PAT Testing

We get hundreds of calls to our technical helpline about the requirements for the inspection and testing of electrical appliances.

Inspection and testing is covered by three activities:

User Checks

Most faults or damage can be found just by looking. Users should be encouraged to look critically at the electrical equipment in their own working environment. Staff should be given straightforward training and instruction on how to carry out a simple visual check before using any electrical appliance.

After disconnecting, the signs to look out for on the equipment, cable and plug are:

Checks should be undertaken when the equipment is taken into use and during use. Any faults should be reported to the management and the equipment taken out of use immediately.

Visual Inspections

Visual inspections should be carried out by a competent member of staff who knows what to look at, what to look for and how to avoid danger to themselves and others. This type of inspection does not require the use of any specialist test equipment as it is purely a visual inspection. The inspection should include, when disconnected from the mains supply, the removal of the plug cover and checking that:

This visual inspection should not include taking the equipment itself apart since this will take a lot more time, could damage the equipment and may be dangerous.

Combined Inspections and Tests

The checks carried out as above will have identified most (but not all) potentially dangerous faults - some deterioration of the cable, its terminals and the equipment itself can be expected after significant use. Equipment may also be misused or abused to the extent that it may give rise to danger. Testing, together with a thorough visual inspection can detect faults such as loss of earth integrity like a broken earth wire within a flexible cable, or deterioration of insulation integrity or contamination of internal or external surfaces.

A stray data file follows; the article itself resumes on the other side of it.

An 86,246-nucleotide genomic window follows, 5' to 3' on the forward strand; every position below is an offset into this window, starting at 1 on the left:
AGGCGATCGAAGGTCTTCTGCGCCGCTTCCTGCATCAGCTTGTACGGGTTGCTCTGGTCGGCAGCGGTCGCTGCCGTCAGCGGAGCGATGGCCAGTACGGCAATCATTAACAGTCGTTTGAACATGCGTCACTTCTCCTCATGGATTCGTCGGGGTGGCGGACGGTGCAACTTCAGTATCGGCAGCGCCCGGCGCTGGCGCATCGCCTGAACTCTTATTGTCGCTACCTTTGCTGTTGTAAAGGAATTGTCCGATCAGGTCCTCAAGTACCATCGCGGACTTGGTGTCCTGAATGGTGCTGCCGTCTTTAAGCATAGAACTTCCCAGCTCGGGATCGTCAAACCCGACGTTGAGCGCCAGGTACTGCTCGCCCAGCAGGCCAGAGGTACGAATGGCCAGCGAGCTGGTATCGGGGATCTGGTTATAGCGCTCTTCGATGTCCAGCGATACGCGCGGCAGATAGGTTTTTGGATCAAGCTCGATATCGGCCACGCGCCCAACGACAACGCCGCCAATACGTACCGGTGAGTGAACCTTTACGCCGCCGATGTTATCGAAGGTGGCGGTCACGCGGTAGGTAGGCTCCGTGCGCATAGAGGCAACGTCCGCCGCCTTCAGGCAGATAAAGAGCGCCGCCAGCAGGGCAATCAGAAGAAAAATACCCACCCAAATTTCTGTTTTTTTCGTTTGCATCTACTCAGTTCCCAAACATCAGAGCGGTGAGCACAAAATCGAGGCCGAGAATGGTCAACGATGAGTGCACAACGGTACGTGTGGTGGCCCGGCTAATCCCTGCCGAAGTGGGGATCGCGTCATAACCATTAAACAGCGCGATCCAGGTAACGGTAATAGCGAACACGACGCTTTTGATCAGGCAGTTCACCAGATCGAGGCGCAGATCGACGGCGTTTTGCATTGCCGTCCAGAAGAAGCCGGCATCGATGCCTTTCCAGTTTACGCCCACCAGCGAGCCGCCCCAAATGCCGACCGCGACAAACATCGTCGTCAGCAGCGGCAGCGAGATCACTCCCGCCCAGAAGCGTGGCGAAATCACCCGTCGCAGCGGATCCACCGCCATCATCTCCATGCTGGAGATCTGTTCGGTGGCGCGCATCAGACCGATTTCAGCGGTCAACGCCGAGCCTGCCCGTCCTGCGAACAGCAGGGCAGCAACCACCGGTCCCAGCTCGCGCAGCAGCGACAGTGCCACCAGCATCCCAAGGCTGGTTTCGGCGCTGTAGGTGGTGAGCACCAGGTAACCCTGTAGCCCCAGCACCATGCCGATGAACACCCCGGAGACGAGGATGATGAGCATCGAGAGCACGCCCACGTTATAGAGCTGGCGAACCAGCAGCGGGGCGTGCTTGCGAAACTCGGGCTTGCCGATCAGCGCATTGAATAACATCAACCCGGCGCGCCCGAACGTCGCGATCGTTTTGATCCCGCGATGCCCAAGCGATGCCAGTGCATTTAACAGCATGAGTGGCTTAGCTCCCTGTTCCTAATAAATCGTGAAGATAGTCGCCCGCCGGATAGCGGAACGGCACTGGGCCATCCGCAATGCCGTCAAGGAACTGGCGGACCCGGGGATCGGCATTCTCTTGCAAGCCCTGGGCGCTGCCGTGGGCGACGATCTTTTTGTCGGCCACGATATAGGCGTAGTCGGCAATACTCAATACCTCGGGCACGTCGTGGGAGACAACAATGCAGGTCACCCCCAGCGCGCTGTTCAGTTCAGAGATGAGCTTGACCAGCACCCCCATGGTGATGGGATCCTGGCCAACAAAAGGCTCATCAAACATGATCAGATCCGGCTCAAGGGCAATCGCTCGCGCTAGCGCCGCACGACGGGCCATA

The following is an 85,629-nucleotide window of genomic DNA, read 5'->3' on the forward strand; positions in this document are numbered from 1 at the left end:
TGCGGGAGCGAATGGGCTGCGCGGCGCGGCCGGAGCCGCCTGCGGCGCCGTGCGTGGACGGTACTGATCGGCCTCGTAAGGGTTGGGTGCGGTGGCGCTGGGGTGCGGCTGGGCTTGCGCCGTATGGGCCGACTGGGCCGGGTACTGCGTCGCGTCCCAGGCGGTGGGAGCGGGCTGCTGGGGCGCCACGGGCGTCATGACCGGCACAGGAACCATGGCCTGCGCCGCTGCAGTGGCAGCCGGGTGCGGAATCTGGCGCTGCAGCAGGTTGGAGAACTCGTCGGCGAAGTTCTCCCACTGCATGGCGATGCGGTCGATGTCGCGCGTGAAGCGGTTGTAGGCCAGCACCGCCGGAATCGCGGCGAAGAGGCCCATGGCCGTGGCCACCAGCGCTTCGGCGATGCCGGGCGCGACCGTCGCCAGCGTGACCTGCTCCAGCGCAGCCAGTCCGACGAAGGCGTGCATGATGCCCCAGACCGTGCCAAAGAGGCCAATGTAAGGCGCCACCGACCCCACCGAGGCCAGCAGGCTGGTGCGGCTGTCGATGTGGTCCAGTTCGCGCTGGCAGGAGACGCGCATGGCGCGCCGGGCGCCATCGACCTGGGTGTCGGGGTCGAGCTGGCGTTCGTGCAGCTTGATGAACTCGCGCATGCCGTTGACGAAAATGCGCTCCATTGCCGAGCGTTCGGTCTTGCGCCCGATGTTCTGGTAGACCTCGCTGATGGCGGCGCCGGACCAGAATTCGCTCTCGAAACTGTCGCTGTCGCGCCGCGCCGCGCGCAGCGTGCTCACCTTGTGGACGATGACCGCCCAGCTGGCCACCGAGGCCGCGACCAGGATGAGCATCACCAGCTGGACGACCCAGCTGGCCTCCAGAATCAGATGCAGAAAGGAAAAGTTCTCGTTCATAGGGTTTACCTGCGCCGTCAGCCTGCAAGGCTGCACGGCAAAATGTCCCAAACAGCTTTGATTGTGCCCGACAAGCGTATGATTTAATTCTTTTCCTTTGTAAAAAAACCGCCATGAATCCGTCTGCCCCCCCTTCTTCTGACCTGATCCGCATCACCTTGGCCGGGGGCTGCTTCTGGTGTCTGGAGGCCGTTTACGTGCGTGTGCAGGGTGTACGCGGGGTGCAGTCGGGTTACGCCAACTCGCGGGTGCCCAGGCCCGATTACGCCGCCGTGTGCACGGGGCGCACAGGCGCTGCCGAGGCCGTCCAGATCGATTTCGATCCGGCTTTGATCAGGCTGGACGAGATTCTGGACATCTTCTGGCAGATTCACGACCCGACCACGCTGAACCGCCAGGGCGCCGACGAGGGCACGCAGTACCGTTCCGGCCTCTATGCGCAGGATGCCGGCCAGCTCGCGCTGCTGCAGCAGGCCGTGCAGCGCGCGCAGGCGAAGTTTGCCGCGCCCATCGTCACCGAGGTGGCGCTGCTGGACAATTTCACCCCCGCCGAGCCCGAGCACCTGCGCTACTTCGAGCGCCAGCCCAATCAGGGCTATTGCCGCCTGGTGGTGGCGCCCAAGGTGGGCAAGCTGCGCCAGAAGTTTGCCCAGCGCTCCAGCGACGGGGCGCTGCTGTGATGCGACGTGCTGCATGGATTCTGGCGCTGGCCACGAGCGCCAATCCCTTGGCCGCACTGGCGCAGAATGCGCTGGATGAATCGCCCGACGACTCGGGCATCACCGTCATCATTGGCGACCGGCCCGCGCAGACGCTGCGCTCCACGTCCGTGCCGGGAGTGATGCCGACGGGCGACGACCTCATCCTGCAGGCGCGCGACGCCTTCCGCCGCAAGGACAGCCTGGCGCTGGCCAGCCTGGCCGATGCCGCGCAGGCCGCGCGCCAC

Competent staff should be instructed to carry out inspections and tests, using a proprietary appliance testing instrument, as stated in the IEE Code of Practice for In-service Inspection and Testing of Electrical Equipment. This publication is available from our Sales Department.. They should have sound knowledge and experience relevant the the work undertaken, a knowledge of the technical standards and be well-versed in inspection and testing procedures.

We also offer general guidance for appliance testing in non-specialised situations such as Offices, Hotels, Rented Accommodation and Schools.

The IEE Code of Practice give comprehensive information on the frequency of inspection and testing of equipment, such as:

Premises Type of Equipment User checks Class I* Class II**
formal visual inspection combined inspection & testing formal visual inspection combined inspection & testing
Industrial, including commercial kitchens Stationary weekly None 1 year None 1 year
IT equipment weekly None 1 year None 1 year
Moveable before use 1 month 1 year 3 months 1 year
Portable before use 1 month 6 months 3 months 6 months
Handheld before use 1 month 6 months 3 months 6 months
Equipment used by the public Stationary Note + 1 month 1 year 3 months 1 year
IT equipment Note + 1 month 1 year 3 months 1 year
Moveable Note + weekly 6 months 1 month 1 year
Portable Note + weekly 6 months 1 month 1 year
Handheld Note + weekly 6 months 1 month 1 year

Note+: For some equipment such as children's rides, a daily check may be necessary by supervisory, teacher or member of staff

The following types of electrical equipment are covered: